Daniel When not delving into obscure PDF or Java bugs, Daniel is exploring the new features in JavaFX.

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Make your own PDF file – Part 6: Graphics State

1 min read

It would be nice to get some color on the screen this time round and in doing so give a introduction to the Graphics State.  Associated with a Pdf file is a Graphics State.  This data structure holds information that describe how graphics are rendered to the screen.  Values such as what the current colour is and what colours are available are stored in the Graphics State.  As well as weird and wonderful elements like the current clip, the transformation matrix, funny things you can do with lines and other instructions that alter the way the graphics will be rendered from the user space (The coordinates system of the Pdf) to the device space (the monitor).

As there is just one Graphics State available and a Pdf may contains lots of graphics objects that may want to do entirely different things, the current graphics state is usually stored when a object stream is going to draw something.  The graphics state is stored on a stack with the q command.  Captial Q pops back the previously stored graphics state.

The Graphics State also has an associated colorspace.  A Colorspace basically describes what colours are available and how they are rendered to the current page.  They can be defined yourself and there are also default ones that the a Pdf viewer has to know about.  For example, there is DeviceGray (Grayscale colours) , DeviceRGB (red-green-blue)  and a load more that represent colour in different ways.  We’re going to stick with DeviceRGB for this article.  If you want to learn a bit more about colorspaces Mark has done an article on color in Pdf files.

One way to define which colorspace is selected is by using an ExtGState (external graphics state) dictionary.  This is used in the same way as Font is accessed in the resource dictionary that I discussed in Hello World Pdf.  You associate a ExtGState with a reference like /GS1 and then get at the colour space that way using the gs command.  Fortunatly, you dont have to bother with that for the default ones so you should find that an object stream containing:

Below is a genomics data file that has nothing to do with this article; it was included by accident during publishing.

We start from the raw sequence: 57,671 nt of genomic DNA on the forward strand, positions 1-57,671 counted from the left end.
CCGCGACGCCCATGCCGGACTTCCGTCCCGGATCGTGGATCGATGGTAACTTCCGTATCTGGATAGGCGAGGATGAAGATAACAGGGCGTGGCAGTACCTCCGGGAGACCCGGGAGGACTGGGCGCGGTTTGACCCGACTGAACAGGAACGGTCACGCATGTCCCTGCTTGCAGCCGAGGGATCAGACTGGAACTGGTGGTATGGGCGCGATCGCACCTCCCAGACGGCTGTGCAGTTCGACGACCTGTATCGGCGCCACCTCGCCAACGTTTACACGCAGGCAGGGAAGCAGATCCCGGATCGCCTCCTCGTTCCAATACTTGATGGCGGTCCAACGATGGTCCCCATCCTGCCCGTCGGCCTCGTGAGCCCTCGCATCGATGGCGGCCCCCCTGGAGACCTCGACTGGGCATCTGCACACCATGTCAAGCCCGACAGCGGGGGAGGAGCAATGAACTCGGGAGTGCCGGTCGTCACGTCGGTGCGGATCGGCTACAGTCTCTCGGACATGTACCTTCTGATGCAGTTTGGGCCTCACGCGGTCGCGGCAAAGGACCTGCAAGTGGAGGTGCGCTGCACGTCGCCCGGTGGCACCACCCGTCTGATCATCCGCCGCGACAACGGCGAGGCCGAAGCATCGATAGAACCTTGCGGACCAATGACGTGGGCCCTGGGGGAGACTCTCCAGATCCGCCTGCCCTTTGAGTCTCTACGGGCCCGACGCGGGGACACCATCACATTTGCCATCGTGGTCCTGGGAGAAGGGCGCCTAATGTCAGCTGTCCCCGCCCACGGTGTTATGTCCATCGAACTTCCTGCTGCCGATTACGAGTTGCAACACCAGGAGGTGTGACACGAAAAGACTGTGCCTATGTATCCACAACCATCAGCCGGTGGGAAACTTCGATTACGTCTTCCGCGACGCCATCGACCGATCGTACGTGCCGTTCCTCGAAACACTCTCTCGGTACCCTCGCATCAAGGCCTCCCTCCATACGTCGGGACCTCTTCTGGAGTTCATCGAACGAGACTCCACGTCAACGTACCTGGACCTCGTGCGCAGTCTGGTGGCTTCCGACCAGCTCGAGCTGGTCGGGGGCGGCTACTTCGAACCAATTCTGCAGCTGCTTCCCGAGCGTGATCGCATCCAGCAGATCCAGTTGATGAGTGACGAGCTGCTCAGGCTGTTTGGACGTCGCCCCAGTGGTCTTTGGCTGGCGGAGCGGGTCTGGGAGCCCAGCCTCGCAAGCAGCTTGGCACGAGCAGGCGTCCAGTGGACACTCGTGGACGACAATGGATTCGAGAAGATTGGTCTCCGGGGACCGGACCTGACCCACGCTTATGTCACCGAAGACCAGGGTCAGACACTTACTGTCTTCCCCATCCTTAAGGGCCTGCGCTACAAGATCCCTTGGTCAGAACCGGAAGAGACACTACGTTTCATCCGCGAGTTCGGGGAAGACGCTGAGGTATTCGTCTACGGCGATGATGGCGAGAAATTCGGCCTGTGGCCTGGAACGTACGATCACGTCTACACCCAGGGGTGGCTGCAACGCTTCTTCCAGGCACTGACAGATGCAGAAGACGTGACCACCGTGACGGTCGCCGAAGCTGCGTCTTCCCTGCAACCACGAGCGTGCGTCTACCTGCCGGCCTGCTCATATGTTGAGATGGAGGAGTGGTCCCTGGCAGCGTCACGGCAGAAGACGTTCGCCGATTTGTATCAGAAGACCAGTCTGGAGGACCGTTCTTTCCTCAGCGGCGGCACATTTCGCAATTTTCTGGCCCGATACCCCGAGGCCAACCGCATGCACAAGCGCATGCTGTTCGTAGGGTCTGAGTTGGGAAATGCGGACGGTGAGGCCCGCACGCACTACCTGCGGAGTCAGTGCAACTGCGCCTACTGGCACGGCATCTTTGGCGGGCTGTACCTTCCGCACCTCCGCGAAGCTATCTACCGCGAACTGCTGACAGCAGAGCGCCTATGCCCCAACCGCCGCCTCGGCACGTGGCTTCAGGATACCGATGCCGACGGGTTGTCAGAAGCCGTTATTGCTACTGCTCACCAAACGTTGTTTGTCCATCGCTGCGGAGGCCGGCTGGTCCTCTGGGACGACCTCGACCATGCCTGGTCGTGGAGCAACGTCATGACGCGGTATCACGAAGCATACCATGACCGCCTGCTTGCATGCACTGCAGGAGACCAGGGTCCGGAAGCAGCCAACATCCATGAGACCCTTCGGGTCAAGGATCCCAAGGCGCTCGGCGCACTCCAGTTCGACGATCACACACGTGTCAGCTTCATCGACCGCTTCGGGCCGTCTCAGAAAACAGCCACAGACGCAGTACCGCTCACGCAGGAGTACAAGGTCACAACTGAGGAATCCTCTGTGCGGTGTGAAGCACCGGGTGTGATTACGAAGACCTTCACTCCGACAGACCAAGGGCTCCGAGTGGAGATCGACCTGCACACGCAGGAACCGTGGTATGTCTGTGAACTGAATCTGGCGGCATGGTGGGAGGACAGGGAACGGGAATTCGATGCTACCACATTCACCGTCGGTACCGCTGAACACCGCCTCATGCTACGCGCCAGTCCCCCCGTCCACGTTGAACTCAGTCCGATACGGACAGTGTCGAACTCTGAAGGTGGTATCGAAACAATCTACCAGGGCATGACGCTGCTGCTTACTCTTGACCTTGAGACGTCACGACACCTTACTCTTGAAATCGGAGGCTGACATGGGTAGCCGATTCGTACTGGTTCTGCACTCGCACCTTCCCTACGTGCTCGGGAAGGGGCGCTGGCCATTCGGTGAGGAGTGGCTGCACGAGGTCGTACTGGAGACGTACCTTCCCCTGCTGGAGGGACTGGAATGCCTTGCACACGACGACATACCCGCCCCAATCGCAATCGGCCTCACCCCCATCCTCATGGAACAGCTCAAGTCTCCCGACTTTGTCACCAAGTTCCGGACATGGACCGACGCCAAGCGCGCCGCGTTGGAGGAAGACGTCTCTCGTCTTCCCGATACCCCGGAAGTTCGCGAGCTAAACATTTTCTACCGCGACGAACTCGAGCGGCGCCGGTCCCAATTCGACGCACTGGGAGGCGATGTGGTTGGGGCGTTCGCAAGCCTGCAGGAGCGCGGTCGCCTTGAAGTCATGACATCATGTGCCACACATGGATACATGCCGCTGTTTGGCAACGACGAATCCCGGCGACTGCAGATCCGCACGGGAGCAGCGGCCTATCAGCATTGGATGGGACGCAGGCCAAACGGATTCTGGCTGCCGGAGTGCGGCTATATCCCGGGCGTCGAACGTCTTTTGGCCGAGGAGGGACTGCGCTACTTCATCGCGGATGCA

0.9 0.5 0.0 rg 100 400 300 300 re f

Will draw an orange box on the screen.  The rg command set the colour space to DeviceRGB and describes the red/green/blue components (maximum 1.0 and minimum 0.0) of the colour used to fill the rectangle (If you use a capital RG it represents the stroke colour to use).  The following Pdf documents draws three coloured rectangles on a page, note how the graphic state is stored and restored.

1 0 obj <</Type /Catalog /Pages 2 0 R>>
2 0 obj <<MediaBox [0 0 500 800]>>
3 0 obj <</Type /Page /Parent 2 0 R /Contents 4 0 R>>
4 0 obj
<</Length 105>>
0.9 0.5 0.0 rg 100 400 300 300 re f q 0.1 0.9 0.5 rg 100 200 200 200 re f Q 350 200 50 50 re f
0 5
0000000000 65535 f
0000000010 00000 n
0000000059 00000 n
0000000140 00000 n
0000000203 00000 n
trailer <</Size 5/Root 1 0 R>>

Final Words

And that’s it. We are done. Congratulations on manually creating your own PDF file. I hope you at least appreciate how complex it is, and why we generally recommend using software libraries to do it.

Our software libraries allow you to

Convert PDF files to HTML
Use PDF Forms in a web browser
Convert PDF Documents to an image
Work with PDF Documents in Java
Read and write HEIC and other Image formats in Java
Daniel When not delving into obscure PDF or Java bugs, Daniel is exploring the new features in JavaFX.

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7 Replies to “Make your own PDF file – Part 6: Graphics…”

  1. Hello!
    First of all thanks for this amazing tutorial, it helps me a lot!

    The example code has an error in the “2 0 obj >”, is missing the Page Tree information. I tried to replace with this: “2 0 obj <>” and works fine!

  2. Ops, sorry about the comment. It seems the website does not permit some characters in the comment section.

    The correct code is 2 0 obj <>

  3. Thank you very much for this Tutorial!
    It is fantastic to learn to write plotting routines for pdfs, without having to read hundreds of pages in the reference manual.
    When I tried the code an error occured and I tried to replace the 4th line in the example with:
    2 0 obj <>
    which was used in the previous example and it worked.

  4. The pdf created from copy/pasting this example won’t open because the line for the 2nd obj is wrong. It needs to be:

    2 0 obj <>

  5. 2 0 obj <<⁄Type ⁄Pages ⁄Kids [3 0 R] ⁄Count 1 ⁄MediaBox [0 0 500 800]>>

    (Needed to escape the “<” because of html)

  6. I had a silly idea: replace references by their value. This lets you delete most of the xref table. I wonder how horrible the performance would be on a real world pdf if you did this, or if it would crash. I removed the /Parent key because I didn’t know how to best handle that…

    0 1
    0000000000 65535 f
    trailer <</Size 1/Root <</Type /Catalog /Pages <</Type /Pages /Kids [<</Type /Page /Contents <>
    .9 1 0 rg 220 400 180 300 re f q .1 .9 .5 rg 100 200 200 200 re f Q 350 200 50 51 re 35 200 50 51 re f
    >>] /Count 1 /MediaBox [0 0 500 800]>>>>>>

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